The Sum of Sunoco’s Parts
Sunoco might be worth a whole lot more if it were broken up, Cramer said during Monday’s Mad Money.
He got the idea after reviewing Alimentation Couche-Tard’s nearly $2 billion bid for Casey’s General Stores. Alimentation Couche-Tard wants Casey’s 1,500 Midwest convenience stores to increase its scale and the company, better known in the US as Circle K, was willing to pay $1.3 million per unit. Given that number, Cramer thinks Sunoco’s 4,700 stores throughout the East Coast and Midwest – and Sunoco itself – right now are grossly undervalued.
Sunoco’s market cap is $3.6 billion, or less than $3 billion if you subtract its stake in Sunoco Logistics Partners, its pipeline master limited partnership (MLP). But the stores alone would be worth $6.1 billion if they fetched the same price that Alimentation Couche-Tard is paying for Casey’s. And that’s excluding Sunoco’s refining, logistics, coking coal and chemicals businesses.
Cramer called the Alimentation Couche-Tard offer “an eye opener,” saying it shows that now Sunoco’s parts are worth more than the whole. And the analysts who cover the stock – there’s one “buy,” 11 “holds,” and four “underperforms” on SUN right now – just “don’t realize the break-up value that’s hidden within its assets.” So he broke down the company so that Mad Money viewers would.
Sunoco’s refining business, which makes up 53% of sales, could be very attractive to the Valeros and Tesoros of the world. Refining margins have finally bottomed, and the company’s shutdown of two facilities, in New Jersey and Oklahoma, have allowed for reduced costs and an increase in its capacity utilization rate to 85% from 74%. Refiners “can make a lot of money,” Cramer said, when those facilities are running full tilt.
Retail marketing, or the gas stations/convenience stores, is responsible for 28% of sales. The scale of this operation is “simply enormous,” Cramer said, and it would give a company like Alimentation Couche-Tard pricing power with its suppliers. The more Circle Ks there are, the easier it is for AC-T to demand lower prices from Pepsico . Also, Sunoco is raising cash by divesting some of its least favored stores, collecting $120 million in 2009 with another $80 million expected over the next two years.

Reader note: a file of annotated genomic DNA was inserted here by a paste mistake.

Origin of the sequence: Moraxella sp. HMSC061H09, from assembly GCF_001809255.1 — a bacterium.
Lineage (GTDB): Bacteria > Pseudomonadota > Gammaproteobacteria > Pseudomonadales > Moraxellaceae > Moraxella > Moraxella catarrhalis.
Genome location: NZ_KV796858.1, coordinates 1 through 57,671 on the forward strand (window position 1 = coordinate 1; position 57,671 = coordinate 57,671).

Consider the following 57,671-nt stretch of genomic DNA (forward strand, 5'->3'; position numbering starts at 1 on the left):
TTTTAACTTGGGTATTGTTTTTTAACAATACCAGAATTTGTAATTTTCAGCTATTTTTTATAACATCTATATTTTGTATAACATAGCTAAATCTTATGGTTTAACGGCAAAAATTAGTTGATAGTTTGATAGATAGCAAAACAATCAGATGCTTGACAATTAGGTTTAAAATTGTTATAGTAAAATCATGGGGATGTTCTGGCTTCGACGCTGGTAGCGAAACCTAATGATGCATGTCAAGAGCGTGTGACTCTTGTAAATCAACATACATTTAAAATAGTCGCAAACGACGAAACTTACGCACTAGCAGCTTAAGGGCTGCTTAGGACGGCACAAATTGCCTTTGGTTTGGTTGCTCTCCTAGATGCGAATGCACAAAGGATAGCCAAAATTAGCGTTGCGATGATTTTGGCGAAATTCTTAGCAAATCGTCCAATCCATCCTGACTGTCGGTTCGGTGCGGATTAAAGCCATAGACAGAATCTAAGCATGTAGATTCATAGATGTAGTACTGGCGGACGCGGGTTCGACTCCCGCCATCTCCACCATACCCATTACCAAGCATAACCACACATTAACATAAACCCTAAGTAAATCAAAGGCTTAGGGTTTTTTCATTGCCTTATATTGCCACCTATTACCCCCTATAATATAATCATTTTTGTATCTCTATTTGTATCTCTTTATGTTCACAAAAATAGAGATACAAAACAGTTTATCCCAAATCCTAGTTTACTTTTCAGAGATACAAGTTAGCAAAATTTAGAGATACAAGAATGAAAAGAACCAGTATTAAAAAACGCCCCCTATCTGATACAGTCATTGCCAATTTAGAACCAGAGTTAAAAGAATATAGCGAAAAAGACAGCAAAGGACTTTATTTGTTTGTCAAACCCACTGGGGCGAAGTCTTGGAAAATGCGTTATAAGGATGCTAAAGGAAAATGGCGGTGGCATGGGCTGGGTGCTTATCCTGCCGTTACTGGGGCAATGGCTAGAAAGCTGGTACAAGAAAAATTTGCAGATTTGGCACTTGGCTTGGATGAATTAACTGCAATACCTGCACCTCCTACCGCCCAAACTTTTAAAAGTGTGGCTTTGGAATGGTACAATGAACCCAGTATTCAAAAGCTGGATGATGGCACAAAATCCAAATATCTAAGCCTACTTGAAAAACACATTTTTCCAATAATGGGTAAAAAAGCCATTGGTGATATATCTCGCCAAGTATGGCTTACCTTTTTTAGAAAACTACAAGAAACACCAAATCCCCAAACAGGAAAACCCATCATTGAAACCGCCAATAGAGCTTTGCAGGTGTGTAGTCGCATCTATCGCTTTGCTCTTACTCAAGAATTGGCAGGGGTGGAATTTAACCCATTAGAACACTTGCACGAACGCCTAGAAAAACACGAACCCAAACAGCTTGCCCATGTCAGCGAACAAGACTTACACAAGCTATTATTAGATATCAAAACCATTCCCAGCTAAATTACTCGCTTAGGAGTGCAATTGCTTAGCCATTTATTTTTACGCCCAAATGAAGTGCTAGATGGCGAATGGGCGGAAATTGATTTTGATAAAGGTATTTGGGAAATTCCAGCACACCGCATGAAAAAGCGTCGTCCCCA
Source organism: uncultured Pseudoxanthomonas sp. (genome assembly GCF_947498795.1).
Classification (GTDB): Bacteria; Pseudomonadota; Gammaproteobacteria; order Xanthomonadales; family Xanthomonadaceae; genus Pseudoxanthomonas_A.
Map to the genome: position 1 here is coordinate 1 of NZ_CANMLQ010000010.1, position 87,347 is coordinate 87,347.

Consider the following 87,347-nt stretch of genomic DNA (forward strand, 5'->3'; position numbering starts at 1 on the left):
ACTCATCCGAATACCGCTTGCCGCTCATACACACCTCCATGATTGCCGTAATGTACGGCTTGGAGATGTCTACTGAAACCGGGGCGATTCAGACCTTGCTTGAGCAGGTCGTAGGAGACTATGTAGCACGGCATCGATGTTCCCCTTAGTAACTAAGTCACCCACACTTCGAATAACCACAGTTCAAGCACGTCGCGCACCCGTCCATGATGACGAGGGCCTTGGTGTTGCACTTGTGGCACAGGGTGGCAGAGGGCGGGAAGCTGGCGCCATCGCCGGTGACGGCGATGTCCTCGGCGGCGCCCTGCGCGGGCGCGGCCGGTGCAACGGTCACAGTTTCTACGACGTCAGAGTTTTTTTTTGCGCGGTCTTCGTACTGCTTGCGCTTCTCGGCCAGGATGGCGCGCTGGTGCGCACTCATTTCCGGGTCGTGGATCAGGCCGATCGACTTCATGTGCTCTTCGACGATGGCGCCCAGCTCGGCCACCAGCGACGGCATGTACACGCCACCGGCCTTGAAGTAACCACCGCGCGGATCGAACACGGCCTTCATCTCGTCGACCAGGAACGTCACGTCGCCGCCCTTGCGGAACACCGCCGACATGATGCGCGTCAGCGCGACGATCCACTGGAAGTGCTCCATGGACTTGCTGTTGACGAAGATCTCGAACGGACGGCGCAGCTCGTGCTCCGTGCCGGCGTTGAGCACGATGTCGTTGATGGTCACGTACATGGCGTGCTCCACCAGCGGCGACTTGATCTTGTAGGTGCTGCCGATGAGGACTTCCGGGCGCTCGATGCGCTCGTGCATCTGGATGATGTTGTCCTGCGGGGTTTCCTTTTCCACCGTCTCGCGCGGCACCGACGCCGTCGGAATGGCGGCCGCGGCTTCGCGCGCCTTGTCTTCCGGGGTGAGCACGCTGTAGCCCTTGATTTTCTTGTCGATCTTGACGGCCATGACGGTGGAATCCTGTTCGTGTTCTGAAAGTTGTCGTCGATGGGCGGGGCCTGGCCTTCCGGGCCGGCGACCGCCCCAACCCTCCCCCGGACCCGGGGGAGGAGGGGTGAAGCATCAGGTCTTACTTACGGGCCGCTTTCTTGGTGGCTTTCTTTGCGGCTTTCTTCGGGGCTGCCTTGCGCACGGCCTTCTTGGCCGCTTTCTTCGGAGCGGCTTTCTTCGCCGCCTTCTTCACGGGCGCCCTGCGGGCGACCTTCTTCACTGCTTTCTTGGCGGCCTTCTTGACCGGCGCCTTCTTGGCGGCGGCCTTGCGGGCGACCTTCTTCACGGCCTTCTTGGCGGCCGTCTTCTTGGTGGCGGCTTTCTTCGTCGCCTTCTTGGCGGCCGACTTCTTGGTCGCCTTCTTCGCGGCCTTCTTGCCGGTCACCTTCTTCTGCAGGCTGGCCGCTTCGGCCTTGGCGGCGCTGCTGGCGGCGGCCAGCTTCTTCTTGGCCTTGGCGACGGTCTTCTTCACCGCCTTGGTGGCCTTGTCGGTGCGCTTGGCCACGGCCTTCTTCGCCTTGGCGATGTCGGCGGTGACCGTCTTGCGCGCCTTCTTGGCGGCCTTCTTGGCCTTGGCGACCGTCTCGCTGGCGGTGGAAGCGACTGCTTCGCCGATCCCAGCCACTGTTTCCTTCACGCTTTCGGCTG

The logistics business is conducted through Sunoco Logistics Partners, a publicly traded MLP with 2,200 miles of refined product pipelines, 3,800 miles of crude pipelines, 21.2 million barrels of crude oil storage capacity and 41 refined-product terminals. Sunoco owns 33% of the MLP, and it generates 13% of the company’s revenues.
In early February, Sunoco sold off half its chemicals division, which accounts for 4% of sales, to Braskem for $350 million in cash. But it kept its hands in phenol, a chemical used in making plastics. “That could be a hot business when plastics take off,” Cramer said, “and they are.”
There is also Sunoco’s coking, or metallurgical, coal business, which comprises 2% of revenues. Met coal is used in the production of steel, and Cramer is, to say the least, enthusiastic about this commodity, with his favorite play being Walter Energy . Sunoco’s coking division last quarter was up 179% from a year ago, and up 123% from the previous quarter. Cramer called this business a “hidden gem,” especially given the high demand and low supply for met.
Lastly, great management always adds to a company’s value in Cramer’s book. And Sunoco has that in Lynn Elsenhans, who took over in August 2008. She and her team have been cutting costs, shutting down underperforming refineries and raising cash by partially monetizing the company’s logistical assets.
If Casey’s General is worth $2 billion, Cramer said, then there’s no doubt that Sunoco’s assets are undervalued. Again, the parts here are worth a whole lot more than the whole.
“That makes Sunoco to me a buy, buy, buy,” Cramer said.
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